Since the release of Wood, Moxy Fruvous has garnered much added attention, particularly in the U.S.
We've got a buzz happening right now in the Northeast of the U.S. that's really exciting for us. There's about ten to fifteen cities right now where we're playing relatively big clubs and selling them out: Boston, Philadelphia, and Chicago for example. We just did a huge show in Philly that I was really excited about. It was at a place the size of the Ogden St. Concert Hall and it was full and just a rockin', great show. We've sold out the Wetlands in New York, and we're about to play two back-to-back shows at the Mercury Lounge. There's a good little buzz going on around here, thanks to a write-up in the Village Voice (New York's Artvoice).
What kind of venues do you prefer to play?
We really like the cabaret-like venue. Somewhere between the fun and revelry of a pub, and the sterility of a theater. [The Marquee at the Tralf in Buffalo] is one of my favorite places to play in the U.S. because it's half bar, half theater. It's a really nice venue to see a band and a nice venue to play at.
[Not in an attempt to stereotype!] Are you a hockey fan?
JEAN: Oh yeah! [After a brief discussion of the Toronto Maple Leafs, my favorite hockey team] I'm really pissed off at the Leafs. I'm a life long Leafs fan and at this point, I'm so angry, I almost want them to lose every game this year, just to get back at such stupid decisions they've made. I was really, really against the trade of Kenny Yonsen to the Islanders for Wendel Clark. Yeah, Wendel Clark, a character guy, whatever, but I thought they basically squandered all the great youth, except for Mats Sundin that they've had in the last few years for this decrepit, veteran team. And then in the offseason, they get rid of Mike Gartner for nothing. It's just been a disaster. The Mike Gartner thing really bugged me because that guy is a great goal scorer, one of the fastest guys in the league, and most importantly, a real good team guy. I think the Leafs got rid of him because he was high up in the Player's Association. He was one of the leaders during the NHL strike. If you'll notice no one who's ever high up in the Player's Association stays with the same team the next year. Team owners must look at them as trouble makers.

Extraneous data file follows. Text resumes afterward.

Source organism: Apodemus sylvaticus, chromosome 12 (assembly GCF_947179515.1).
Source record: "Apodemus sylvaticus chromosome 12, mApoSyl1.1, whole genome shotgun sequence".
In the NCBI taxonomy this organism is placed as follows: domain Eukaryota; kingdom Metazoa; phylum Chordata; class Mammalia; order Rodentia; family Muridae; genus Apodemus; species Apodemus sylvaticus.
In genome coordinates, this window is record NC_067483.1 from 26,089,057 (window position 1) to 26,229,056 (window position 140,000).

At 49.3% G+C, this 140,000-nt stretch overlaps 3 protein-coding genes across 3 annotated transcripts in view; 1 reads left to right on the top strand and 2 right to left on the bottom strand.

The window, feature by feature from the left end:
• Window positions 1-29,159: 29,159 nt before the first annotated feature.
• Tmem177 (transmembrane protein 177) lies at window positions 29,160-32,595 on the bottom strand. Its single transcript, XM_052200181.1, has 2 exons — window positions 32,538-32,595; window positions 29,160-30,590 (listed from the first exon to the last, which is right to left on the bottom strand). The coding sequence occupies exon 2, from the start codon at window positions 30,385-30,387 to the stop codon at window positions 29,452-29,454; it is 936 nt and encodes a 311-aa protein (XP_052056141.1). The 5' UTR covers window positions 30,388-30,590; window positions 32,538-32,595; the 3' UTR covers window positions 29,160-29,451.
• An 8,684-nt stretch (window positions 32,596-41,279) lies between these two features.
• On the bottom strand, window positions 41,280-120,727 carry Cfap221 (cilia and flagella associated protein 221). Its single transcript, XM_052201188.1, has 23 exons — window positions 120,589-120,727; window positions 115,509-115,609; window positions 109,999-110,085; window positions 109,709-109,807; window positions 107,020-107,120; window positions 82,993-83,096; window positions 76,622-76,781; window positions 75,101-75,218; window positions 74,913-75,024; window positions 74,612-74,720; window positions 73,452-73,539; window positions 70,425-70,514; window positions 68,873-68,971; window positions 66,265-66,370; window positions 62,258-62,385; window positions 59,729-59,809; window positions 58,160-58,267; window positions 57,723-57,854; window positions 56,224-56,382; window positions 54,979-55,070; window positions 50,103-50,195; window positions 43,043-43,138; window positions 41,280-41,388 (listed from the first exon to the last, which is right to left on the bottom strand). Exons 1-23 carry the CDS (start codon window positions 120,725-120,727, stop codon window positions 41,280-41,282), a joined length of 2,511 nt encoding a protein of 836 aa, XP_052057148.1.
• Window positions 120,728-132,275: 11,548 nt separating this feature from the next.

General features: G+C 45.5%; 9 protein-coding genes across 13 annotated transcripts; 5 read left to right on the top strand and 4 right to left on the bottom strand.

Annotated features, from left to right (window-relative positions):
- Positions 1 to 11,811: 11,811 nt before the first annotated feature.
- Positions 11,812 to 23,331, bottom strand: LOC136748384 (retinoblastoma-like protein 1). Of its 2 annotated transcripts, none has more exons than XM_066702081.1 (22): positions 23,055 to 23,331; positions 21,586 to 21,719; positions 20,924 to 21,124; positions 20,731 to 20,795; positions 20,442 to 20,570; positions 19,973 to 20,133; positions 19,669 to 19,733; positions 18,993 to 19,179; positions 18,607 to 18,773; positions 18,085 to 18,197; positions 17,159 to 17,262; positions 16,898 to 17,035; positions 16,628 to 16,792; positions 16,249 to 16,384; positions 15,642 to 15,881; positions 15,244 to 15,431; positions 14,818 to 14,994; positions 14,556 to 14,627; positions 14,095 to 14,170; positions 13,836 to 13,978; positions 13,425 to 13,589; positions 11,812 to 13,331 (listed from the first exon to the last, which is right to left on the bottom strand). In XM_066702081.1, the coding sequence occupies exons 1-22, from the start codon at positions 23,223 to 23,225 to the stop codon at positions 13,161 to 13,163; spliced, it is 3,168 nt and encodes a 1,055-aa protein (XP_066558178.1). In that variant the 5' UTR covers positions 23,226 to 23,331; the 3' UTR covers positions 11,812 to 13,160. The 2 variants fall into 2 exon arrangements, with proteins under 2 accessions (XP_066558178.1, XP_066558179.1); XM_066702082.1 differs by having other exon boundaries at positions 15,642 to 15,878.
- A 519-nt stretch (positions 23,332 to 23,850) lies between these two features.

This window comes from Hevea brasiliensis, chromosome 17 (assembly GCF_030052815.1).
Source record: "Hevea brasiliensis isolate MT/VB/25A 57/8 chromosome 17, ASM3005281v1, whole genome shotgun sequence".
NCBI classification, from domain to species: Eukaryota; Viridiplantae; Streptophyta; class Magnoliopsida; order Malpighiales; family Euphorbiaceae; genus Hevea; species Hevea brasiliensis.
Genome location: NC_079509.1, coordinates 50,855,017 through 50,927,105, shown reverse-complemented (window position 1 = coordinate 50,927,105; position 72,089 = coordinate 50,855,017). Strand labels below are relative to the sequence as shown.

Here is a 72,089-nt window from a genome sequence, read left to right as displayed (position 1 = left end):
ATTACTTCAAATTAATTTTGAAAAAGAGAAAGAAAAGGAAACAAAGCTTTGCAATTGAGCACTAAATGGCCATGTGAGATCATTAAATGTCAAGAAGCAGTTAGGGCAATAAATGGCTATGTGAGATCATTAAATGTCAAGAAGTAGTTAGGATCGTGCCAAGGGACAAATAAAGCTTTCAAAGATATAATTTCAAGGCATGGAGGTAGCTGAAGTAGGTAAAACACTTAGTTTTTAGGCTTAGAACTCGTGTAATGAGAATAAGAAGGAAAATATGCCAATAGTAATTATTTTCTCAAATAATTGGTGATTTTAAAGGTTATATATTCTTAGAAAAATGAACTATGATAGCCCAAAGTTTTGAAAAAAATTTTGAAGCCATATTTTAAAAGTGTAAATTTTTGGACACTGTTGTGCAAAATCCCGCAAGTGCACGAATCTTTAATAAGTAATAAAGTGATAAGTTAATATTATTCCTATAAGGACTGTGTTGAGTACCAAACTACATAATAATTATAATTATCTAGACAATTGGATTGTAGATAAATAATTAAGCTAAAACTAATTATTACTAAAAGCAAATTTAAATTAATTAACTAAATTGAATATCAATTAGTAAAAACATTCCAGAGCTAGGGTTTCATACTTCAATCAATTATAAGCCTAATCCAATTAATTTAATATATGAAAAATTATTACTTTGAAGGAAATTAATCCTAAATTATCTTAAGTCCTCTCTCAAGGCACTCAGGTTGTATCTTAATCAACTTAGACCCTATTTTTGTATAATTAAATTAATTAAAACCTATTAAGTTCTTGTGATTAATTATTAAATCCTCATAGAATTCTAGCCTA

What do you think of the Yankees being in the World Series and not the Toronto Blue Jays?
I'll tell you, being in New York right now is tough. The team is looking so bad right now. It's a disaster. (At the time of this interview, the Yankees were losing the series 2-0; hopefully, Moxy Fruvous will make it out of NY in time!) As far as the Jays, there's definitely a rebuilding thing going on there; a lot of good youth.
How has Buffalo been to your band in the past and what can fans expect to see at your upcoming concert?
Buffalo is such a great town for us. We seem to have a lot of fans and a lot of support there. So we're real excited about playing an all new set of material along with some oldies and favorites. Our first time ever playing in the US was at UB Springfest back in 1993. Now we're in the final two weeks of our tour and Buffalo will be our final show before we get to back to Toronto for three or four months to record our third album. At the Buffalo show, we therefore intend to play a number of new songs.
Finally, what the hell does "Moxy Fruvous" mean?
Moxy means balls, or gumption. As far as Fruvous, remember the 1973 Stanley Cup finals when Philadelphia was playing Buffalo? That was when those famous "Fog Games" happened at the Memorial Auditorium, where it got so hot that there was fog everywhere. The players had to skate around the ice with a special sheet to prevent the ice from fogging up. That sheet was called a Fruvous.
Be sure to catch this exciting and bizarre group of guys for their final show of this tour. Ogden St. Concert Hall is the site and Saturday, November 2 is the date. It's going to be fun.
--Sean G. McLaughlin